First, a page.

Fasting creates an energy restriction and puts mild stress on the brain. As a result, it could slow down abnormal degeneration of neurons, common diseases such as Alzheimers and Parkinsons, according to research out of the National Institute on Aging.
Fasting Benefits the Brain by Creating Ketones
Mark Mattson is the current Chief of the Laboratory of Neurosciences at the National Institute on Aging. He is also a professor of Neuroscience at The Johns Hopkins University. He has been studying the effects that intermittent fasting has on the brain, both in animals and humans. His research has revealed that when an animal is fasting, its nerve cell circuits are more active. As a result, they perform better in learning and memory tests.
In his TEDx Talk, Mattson states:
There’s evidence not just from animals but from humans that fasting is good for the body. It will reduce inflammation. It will reduce oxidative stress in organ systems throughout the body. And one thing that happens when you fast that does not happen when you eat three meals a day, is that your energy metabolism shifts so that you start burning fat.
There’s a reason why Mattson felt it necessary to highlight that fasting results in us burning fat. When we eat, we store our energy in form of glycogen in the liver. When we deplete our glycogen storage, we start burning fat. Finally, once we are metabolizing fat, we facilitate the formation of substances called ketone bodies.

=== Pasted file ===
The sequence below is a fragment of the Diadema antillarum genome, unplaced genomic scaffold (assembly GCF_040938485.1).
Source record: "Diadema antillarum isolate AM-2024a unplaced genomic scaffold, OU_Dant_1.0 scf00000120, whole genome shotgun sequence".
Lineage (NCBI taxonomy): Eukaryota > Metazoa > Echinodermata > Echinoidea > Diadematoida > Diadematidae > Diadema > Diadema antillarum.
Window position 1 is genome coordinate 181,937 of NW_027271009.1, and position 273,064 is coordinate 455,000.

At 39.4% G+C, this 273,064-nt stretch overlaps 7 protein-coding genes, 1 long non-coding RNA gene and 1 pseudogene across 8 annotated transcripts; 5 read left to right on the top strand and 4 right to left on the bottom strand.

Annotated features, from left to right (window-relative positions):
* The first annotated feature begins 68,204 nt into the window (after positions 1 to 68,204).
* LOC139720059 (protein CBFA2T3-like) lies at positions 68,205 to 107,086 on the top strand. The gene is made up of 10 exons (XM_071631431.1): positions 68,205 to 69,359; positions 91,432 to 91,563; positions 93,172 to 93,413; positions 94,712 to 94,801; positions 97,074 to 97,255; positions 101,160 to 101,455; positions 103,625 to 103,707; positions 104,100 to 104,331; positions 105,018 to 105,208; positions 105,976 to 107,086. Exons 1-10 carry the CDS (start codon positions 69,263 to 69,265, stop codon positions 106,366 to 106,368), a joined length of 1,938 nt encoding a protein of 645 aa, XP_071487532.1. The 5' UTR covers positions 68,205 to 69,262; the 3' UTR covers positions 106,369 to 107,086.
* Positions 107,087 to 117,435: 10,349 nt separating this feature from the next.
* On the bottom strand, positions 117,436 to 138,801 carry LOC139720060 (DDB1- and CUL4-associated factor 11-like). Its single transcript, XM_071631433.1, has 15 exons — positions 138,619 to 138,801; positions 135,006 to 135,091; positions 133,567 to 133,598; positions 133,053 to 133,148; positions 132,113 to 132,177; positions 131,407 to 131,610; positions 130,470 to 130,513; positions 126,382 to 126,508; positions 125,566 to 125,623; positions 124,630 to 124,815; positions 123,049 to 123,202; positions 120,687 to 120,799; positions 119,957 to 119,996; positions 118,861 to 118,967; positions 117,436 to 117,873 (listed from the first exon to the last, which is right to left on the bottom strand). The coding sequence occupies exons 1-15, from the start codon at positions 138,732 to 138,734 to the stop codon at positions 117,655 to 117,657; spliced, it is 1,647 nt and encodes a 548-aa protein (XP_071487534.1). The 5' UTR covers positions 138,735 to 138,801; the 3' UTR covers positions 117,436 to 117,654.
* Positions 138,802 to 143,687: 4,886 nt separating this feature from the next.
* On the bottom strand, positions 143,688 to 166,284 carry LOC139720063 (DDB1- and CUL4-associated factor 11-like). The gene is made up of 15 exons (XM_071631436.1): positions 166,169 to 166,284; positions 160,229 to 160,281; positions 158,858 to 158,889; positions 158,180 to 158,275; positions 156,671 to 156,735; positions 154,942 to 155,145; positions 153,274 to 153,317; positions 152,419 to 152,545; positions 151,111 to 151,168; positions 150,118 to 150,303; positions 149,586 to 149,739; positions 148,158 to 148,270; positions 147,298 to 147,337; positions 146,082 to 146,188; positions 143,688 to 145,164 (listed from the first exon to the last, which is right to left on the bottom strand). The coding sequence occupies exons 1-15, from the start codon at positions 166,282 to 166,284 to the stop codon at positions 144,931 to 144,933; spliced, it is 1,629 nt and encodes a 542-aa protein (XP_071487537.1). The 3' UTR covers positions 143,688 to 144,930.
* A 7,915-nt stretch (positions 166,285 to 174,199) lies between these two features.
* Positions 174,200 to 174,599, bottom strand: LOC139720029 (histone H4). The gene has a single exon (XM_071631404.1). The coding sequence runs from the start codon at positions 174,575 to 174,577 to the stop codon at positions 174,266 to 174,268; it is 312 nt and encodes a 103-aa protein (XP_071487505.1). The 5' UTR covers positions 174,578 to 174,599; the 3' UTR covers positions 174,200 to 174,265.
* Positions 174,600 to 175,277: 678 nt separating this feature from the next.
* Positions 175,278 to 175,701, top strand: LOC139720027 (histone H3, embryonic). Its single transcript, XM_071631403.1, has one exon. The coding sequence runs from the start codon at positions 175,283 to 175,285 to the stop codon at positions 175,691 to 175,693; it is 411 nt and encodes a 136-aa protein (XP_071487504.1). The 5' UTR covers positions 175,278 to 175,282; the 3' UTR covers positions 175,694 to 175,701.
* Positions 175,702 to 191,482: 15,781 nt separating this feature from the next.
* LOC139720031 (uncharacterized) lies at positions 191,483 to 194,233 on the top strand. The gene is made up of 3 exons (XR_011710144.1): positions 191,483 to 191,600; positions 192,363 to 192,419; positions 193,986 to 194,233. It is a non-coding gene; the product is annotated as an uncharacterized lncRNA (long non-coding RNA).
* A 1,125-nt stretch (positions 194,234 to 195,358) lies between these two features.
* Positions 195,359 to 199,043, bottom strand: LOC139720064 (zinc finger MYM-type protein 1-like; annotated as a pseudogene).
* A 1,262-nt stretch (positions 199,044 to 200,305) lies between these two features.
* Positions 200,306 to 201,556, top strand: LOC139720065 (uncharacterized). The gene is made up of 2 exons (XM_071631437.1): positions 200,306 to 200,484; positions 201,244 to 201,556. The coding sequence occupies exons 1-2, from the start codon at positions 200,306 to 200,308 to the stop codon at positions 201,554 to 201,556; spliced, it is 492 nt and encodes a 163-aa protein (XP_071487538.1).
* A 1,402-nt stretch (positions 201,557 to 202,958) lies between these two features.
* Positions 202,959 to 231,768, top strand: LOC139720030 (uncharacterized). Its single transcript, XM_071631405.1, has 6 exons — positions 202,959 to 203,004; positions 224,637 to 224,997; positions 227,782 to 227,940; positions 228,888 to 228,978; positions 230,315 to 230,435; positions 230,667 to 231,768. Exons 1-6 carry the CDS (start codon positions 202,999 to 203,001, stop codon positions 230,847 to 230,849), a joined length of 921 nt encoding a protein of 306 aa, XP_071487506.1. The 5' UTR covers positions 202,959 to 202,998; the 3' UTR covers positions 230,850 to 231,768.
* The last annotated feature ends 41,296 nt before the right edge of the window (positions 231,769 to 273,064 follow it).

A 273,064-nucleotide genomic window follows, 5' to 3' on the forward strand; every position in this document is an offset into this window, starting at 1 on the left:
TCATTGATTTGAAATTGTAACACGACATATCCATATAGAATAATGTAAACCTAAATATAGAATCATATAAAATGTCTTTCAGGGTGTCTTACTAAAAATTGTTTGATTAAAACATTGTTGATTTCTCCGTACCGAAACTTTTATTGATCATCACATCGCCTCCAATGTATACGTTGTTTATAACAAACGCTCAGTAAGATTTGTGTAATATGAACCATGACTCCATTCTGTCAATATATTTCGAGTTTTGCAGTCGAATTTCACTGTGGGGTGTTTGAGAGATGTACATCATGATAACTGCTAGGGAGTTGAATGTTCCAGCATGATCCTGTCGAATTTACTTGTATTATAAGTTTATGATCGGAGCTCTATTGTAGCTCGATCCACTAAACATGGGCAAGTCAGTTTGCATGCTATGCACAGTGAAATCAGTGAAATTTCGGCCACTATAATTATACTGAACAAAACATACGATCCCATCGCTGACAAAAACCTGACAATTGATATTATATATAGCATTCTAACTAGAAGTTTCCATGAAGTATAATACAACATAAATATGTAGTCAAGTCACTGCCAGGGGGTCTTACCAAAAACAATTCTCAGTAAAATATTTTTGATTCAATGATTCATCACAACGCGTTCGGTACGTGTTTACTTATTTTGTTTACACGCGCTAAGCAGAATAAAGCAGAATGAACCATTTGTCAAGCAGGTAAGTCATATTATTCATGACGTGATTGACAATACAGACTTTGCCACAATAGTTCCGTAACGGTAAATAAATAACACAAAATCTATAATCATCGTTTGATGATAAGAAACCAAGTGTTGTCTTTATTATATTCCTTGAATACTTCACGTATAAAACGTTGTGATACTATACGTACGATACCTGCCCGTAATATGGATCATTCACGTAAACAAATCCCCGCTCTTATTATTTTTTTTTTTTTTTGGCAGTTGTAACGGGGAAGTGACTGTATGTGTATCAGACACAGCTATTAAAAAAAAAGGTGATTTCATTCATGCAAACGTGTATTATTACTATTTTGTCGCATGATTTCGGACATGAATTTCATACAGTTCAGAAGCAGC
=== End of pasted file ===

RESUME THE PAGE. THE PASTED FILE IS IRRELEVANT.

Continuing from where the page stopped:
Ketone bodies are very good for the brain. Mattson states that they provide an alternative energy source that boosts the energy levels of neurons. Ketogenic diets are used to treat patients with epilepsy because ketones have shown to suppress seizures. That’s how good they are for the brain!
Fasting Challenges the Brain, Just Like Intense Exercise
Typically, it isn’t easy to shift our energy metabolism from glycogen to fat. It takes about 10-12 hours before we use up what is stored in the liver. However, when you fast, you increase the production of ketone bodies. Other ways to achieve this is through prolonged periods of intense exercise and during periods of carbohydrate restrictive diet (such as a Ketogenic diet).